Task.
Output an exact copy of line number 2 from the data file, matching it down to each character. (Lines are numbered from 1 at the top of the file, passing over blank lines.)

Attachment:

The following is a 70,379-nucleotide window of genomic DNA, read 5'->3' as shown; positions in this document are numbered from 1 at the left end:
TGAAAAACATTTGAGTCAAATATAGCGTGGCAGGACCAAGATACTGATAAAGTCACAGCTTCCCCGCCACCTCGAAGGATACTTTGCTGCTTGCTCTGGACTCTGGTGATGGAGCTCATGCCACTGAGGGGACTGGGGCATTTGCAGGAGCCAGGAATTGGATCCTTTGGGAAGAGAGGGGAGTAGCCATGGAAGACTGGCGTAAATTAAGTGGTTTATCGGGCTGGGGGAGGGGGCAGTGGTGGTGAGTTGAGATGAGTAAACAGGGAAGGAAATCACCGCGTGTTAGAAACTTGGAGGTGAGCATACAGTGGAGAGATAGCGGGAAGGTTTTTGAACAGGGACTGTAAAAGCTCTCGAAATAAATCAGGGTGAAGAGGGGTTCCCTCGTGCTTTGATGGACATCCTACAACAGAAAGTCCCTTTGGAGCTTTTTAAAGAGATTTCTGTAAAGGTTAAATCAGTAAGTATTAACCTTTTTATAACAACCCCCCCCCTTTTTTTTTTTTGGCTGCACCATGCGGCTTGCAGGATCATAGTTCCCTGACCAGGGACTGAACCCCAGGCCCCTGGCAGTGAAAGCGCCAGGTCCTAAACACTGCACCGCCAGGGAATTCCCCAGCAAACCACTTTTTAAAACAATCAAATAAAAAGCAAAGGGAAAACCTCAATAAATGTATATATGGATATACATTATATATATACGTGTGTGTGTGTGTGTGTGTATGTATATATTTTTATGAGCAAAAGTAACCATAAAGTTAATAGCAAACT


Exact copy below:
TGAAAAACATTTGAGTCAAATATAGCGTGGCAGGACCAAGATACTGATAAAGTCACAGCTTCCCCGCCACCTCGAAGGATACTTTGCTGCTTGCTCTGGACTCTGGTGATGGAGCTCATGCCACTGAGGGGACTGGGGCATTTGCAGGAGCCAGGAATTGGATCCTTTGGGAAGAGAGGGGAGTAGCCATGGAAGACTGGCGTAAATTAAGTGGTTTATCGGGCTGGGGGAGGGGGCAGTGGTGGTGAGTTGAGATGAGTAAACAGGGAAGGAAATCACCGCGTGTTAGAAACTTGGAGGTGAGCATACAGTGGAGAGATAGCGGGAAGGTTTTTGAACAGGGACTGTAAAAGCTCTCGAAATAAATCAGGGTGAAGAGGGGTTCCCTCGTGCTTTGATGGACATCCTACAACAGAAAGTCCCTTTGGAGCTTTTTAAAGAGATTTCTGTAAAGGTTAAATCAGTAAGTATTAACCTTTTTATAACAACCCCCCCCCTTTTTTTTTTTTGGCTGCACCATGCGGCTTGCAGGATCATAGTTCCCTGACCAGGGACTGAACCCCAGGCCCCTGGCAGTGAAAGCGCCAGGTCCTAAACACTGCACCGCCAGGGAATTCCCCAGCAAACCACTTTTTAAAACAATCAAATAAAAAGCAAAGGGAAAACCTCAATAAATGTATATATGGATATACATTATATATATACGTGTGTGTGTGTGTGTGTGTATGTATATATTTTTATGAGCAAAAGTAACCATAAAGTTAATAGCAAACT